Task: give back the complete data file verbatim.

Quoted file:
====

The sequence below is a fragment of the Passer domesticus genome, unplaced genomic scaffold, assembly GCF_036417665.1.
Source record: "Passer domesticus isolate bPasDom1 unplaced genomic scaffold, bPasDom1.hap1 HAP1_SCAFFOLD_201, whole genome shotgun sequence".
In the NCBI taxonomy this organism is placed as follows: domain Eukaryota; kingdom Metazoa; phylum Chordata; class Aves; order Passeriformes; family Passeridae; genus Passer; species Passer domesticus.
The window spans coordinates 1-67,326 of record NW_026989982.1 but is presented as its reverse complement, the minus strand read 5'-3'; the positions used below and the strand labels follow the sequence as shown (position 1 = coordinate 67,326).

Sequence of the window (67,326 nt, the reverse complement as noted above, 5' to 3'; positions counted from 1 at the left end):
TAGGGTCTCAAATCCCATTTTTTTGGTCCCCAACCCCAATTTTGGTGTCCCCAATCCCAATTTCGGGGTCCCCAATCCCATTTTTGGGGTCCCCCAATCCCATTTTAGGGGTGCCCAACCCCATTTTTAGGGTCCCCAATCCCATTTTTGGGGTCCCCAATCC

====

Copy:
The sequence below is a fragment of the Passer domesticus genome, unplaced genomic scaffold, assembly GCF_036417665.1.
Source record: "Passer domesticus isolate bPasDom1 unplaced genomic scaffold, bPasDom1.hap1 HAP1_SCAFFOLD_201, whole genome shotgun sequence".
In the NCBI taxonomy this organism is placed as follows: domain Eukaryota; kingdom Metazoa; phylum Chordata; class Aves; order Passeriformes; family Passeridae; genus Passer; species Passer domesticus.
The window spans coordinates 1-67,326 of record NW_026989982.1 but is presented as its reverse complement, the minus strand read 5'-3'; the positions used below and the strand labels follow the sequence as shown (position 1 = coordinate 67,326).

Sequence of the window (67,326 nt, the reverse complement as noted above, 5' to 3'; positions counted from 1 at the left end):
TAGGGTCTCAAATCCCATTTTTTTGGTCCCCAACCCCAATTTTGGTGTCCCCAATCCCAATTTCGGGGTCCCCAATCCCATTTTTGGGGTCCCCCAATCCCATTTTAGGGGTGCCCAACCCCATTTTTAGGGTCCCCAATCCCATTTTTGGGGTCCCCAATCC